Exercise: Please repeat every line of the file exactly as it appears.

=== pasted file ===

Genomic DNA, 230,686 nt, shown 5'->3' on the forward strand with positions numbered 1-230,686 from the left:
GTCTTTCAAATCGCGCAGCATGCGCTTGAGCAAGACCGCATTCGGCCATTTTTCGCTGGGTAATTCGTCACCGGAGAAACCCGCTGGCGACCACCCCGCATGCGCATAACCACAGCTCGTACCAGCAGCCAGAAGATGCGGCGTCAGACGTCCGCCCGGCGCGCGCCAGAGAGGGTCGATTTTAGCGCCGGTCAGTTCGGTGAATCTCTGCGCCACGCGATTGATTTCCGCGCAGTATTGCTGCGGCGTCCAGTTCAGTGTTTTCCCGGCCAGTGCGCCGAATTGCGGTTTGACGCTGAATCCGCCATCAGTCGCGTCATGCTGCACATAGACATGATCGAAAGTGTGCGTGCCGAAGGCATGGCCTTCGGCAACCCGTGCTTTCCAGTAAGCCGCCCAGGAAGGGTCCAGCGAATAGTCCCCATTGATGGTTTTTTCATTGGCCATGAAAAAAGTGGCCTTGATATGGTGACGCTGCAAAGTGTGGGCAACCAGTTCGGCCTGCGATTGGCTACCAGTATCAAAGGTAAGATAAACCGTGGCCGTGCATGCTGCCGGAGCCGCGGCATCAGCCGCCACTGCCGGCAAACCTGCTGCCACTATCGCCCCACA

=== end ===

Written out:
Genomic DNA, 230,686 nt, shown 5'->3' on the forward strand with positions numbered 1-230,686 from the left:
GTCTTTCAAATCGCGCAGCATGCGCTTGAGCAAGACCGCATTCGGCCATTTTTCGCTGGGTAATTCGTCACCGGAGAAACCCGCTGGCGACCACCCCGCATGCGCATAACCACAGCTCGTACCAGCAGCCAGAAGATGCGGCGTCAGACGTCCGCCCGGCGCGCGCCAGAGAGGGTCGATTTTAGCGCCGGTCAGTTCGGTGAATCTCTGCGCCACGCGATTGATTTCCGCGCAGTATTGCTGCGGCGTCCAGTTCAGTGTTTTCCCGGCCAGTGCGCCGAATTGCGGTTTGACGCTGAATCCGCCATCAGTCGCGTCATGCTGCACATAGACATGATCGAAAGTGTGCGTGCCGAAGGCATGGCCTTCGGCAACCCGTGCTTTCCAGTAAGCCGCCCAGGAAGGGTCCAGCGAATAGTCCCCATTGATGGTTTTTTCATTGGCCATGAAAAAAGTGGCCTTGATATGGTGACGCTGCAAAGTGTGGGCAACCAGTTCGGCCTGCGATTGGCTACCAGTATCAAAGGTAAGATAAACCGTGGCCGTGCATGCTGCCGGAGCCGCGGCATCAGCCGCCACTGCCGGCAAACCTGCTGCCACTATCGCCCCACA